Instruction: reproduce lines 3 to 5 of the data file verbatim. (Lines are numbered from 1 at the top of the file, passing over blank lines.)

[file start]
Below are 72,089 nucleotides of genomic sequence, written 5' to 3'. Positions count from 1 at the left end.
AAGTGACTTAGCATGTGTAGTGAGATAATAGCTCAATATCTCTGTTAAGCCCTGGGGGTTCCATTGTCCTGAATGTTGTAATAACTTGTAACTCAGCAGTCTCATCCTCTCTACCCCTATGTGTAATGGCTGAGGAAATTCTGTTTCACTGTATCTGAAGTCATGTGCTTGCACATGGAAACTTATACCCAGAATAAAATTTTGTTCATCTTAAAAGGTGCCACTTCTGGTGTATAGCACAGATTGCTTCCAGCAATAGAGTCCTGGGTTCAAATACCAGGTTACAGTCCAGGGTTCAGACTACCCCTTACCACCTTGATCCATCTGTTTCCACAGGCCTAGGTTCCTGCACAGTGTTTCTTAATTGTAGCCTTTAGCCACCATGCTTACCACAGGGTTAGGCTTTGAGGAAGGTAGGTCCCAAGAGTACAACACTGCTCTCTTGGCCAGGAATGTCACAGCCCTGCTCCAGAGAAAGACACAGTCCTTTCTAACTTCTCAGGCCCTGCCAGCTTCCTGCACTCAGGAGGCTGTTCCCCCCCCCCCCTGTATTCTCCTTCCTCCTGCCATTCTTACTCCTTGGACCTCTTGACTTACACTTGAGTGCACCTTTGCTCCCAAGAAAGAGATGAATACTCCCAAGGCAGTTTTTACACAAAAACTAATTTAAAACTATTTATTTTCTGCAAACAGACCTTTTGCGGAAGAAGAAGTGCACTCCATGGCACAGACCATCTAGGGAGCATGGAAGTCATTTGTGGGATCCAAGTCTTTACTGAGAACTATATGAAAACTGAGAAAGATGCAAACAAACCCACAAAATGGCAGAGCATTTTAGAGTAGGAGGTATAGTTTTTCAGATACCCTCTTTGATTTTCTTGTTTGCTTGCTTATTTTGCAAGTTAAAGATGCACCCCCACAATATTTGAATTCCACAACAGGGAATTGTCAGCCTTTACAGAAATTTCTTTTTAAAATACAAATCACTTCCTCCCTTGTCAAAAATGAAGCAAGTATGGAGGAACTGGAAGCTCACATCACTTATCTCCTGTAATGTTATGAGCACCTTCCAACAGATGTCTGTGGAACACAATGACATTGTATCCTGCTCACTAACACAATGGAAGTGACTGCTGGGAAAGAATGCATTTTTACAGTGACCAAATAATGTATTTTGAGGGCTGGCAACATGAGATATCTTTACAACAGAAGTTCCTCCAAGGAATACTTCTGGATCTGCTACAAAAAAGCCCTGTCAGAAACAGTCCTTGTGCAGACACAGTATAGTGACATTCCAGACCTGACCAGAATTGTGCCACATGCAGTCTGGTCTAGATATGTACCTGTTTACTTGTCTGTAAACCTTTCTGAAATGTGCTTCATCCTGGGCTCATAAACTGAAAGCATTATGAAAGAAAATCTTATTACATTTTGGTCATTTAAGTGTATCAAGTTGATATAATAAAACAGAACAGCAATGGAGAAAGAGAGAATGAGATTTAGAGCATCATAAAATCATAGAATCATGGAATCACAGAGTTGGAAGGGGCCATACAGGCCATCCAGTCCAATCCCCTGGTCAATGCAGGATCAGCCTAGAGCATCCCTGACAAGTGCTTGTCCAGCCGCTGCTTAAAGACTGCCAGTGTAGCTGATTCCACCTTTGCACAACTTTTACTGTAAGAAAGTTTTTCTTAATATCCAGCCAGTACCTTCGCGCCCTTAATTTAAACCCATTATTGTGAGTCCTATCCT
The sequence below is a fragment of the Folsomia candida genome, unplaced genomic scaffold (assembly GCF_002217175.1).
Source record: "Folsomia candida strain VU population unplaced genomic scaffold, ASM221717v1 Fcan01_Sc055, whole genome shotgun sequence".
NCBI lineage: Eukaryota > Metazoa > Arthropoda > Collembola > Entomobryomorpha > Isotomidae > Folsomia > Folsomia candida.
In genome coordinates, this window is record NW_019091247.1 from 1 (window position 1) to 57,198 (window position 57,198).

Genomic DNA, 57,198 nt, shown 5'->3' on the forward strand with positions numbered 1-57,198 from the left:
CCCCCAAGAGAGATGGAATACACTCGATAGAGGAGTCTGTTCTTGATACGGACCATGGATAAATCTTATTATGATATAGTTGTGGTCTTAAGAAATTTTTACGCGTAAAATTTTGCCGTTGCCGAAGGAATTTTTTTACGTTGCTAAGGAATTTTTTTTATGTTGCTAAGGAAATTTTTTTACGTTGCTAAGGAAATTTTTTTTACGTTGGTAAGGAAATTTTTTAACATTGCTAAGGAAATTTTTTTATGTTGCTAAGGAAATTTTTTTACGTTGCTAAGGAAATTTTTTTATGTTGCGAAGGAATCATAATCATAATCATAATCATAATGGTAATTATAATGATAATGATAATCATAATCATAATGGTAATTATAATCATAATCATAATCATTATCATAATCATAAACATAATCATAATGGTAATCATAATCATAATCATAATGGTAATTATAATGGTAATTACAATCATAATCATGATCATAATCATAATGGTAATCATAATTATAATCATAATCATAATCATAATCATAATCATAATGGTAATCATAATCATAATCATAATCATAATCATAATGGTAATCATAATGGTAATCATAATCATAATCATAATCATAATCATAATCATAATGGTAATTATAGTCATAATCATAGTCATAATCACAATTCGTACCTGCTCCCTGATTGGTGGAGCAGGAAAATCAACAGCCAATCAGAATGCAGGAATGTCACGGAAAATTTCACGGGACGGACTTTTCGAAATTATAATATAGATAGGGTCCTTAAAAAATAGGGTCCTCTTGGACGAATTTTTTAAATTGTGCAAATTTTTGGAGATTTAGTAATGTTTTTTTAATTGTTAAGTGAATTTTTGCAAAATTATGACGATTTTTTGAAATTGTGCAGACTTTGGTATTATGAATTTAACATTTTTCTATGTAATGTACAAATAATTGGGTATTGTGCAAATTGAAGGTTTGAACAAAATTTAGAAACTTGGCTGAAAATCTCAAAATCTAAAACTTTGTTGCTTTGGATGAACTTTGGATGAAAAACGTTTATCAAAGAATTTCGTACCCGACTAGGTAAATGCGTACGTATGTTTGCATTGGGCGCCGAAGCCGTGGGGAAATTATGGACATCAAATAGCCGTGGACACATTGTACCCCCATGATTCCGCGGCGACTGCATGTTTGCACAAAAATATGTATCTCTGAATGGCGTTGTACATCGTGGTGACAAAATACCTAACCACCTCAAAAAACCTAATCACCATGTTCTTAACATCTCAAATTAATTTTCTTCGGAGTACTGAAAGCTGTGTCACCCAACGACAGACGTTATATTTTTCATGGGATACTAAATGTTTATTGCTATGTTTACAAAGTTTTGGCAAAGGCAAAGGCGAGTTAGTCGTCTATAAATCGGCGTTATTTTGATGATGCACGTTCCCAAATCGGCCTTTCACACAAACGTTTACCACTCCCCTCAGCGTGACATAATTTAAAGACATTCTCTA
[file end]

The sequence below is a fragment of the Folsomia candida genome, unplaced genomic scaffold (assembly GCF_002217175.1).
Source record: "Folsomia candida strain VU population unplaced genomic scaffold, ASM221717v1 Fcan01_Sc055, whole genome shotgun sequence".
NCBI lineage: Eukaryota > Metazoa > Arthropoda > Collembola > Entomobryomorpha > Isotomidae > Folsomia > Folsomia candida.